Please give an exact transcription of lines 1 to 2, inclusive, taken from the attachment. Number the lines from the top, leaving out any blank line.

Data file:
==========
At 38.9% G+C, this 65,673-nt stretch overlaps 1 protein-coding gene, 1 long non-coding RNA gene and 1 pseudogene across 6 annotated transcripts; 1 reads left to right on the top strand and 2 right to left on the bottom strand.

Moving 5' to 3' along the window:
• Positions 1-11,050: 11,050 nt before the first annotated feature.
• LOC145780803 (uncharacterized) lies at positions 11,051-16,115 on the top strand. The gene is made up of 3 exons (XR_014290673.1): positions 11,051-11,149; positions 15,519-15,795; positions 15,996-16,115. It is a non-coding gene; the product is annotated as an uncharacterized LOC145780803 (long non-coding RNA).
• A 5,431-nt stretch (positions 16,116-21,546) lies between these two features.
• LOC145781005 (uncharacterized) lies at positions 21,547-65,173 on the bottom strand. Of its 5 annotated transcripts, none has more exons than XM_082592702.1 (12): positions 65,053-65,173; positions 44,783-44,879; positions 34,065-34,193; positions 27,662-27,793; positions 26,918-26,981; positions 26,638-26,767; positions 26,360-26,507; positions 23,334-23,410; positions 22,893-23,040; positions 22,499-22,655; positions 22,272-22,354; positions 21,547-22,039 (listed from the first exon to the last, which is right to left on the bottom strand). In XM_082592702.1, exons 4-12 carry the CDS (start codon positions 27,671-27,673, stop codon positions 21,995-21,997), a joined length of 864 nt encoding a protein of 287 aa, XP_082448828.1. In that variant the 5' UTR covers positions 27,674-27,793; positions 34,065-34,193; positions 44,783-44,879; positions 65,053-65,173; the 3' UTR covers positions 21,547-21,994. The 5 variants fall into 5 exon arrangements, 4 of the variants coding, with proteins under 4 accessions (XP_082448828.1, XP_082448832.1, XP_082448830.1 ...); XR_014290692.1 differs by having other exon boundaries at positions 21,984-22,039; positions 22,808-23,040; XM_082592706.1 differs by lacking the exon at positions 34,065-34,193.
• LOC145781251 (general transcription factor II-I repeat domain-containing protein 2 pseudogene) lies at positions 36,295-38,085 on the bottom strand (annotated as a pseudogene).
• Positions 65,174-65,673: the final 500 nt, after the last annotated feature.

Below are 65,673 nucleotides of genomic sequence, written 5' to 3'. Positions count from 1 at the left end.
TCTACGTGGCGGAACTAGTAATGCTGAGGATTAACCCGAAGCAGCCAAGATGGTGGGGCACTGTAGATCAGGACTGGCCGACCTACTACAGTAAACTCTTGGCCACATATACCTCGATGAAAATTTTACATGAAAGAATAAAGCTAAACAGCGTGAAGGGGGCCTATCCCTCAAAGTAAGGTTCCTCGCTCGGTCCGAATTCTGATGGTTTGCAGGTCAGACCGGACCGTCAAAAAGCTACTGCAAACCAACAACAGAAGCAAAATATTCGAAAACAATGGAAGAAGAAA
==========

At 38.9% G+C, this 65,673-nt stretch overlaps 1 protein-coding gene, 1 long non-coding RNA gene and 1 pseudogene across 6 annotated transcripts; 1 reads left to right on the top strand and 2 right to left on the bottom strand.

Moving 5' to 3' along the window: